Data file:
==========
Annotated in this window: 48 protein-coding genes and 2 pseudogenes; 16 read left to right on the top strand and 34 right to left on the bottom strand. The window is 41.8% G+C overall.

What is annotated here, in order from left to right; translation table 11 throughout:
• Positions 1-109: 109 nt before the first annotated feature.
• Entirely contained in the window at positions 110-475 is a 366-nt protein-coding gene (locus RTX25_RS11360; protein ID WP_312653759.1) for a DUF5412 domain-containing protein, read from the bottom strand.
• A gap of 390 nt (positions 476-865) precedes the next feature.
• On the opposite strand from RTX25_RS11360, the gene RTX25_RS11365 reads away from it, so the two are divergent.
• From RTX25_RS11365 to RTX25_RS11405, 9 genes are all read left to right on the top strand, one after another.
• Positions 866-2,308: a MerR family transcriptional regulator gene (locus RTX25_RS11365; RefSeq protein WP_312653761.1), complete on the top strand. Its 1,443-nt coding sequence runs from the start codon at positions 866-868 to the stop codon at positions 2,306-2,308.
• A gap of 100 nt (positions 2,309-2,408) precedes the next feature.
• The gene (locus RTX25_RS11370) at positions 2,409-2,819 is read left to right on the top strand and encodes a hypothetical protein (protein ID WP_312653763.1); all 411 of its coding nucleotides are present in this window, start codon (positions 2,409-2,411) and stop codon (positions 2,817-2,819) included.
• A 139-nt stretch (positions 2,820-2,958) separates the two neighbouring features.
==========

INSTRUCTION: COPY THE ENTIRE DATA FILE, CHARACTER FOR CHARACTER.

Annotated in this window: 48 protein-coding genes and 2 pseudogenes; 16 read left to right on the top strand and 34 right to left on the bottom strand. The window is 41.8% G+C overall.

What is annotated here, in order from left to right; translation table 11 throughout:
• Positions 1-109: 109 nt before the first annotated feature.
• Entirely contained in the window at positions 110-475 is a 366-nt protein-coding gene (locus RTX25_RS11360; protein ID WP_312653759.1) for a DUF5412 domain-containing protein, read from the bottom strand.
• A gap of 390 nt (positions 476-865) precedes the next feature.
• On the opposite strand from RTX25_RS11360, the gene RTX25_RS11365 reads away from it, so the two are divergent.
• From RTX25_RS11365 to RTX25_RS11405, 9 genes are all read left to right on the top strand, one after another.
• Positions 866-2,308: a MerR family transcriptional regulator gene (locus RTX25_RS11365; RefSeq protein WP_312653761.1), complete on the top strand. Its 1,443-nt coding sequence runs from the start codon at positions 866-868 to the stop codon at positions 2,306-2,308.
• A gap of 100 nt (positions 2,309-2,408) precedes the next feature.
• The gene (locus RTX25_RS11370) at positions 2,409-2,819 is read left to right on the top strand and encodes a hypothetical protein (protein ID WP_312653763.1); all 411 of its coding nucleotides are present in this window, start codon (positions 2,409-2,411) and stop codon (positions 2,817-2,819) included.
• A 139-nt stretch (positions 2,820-2,958) separates the two neighbouring features.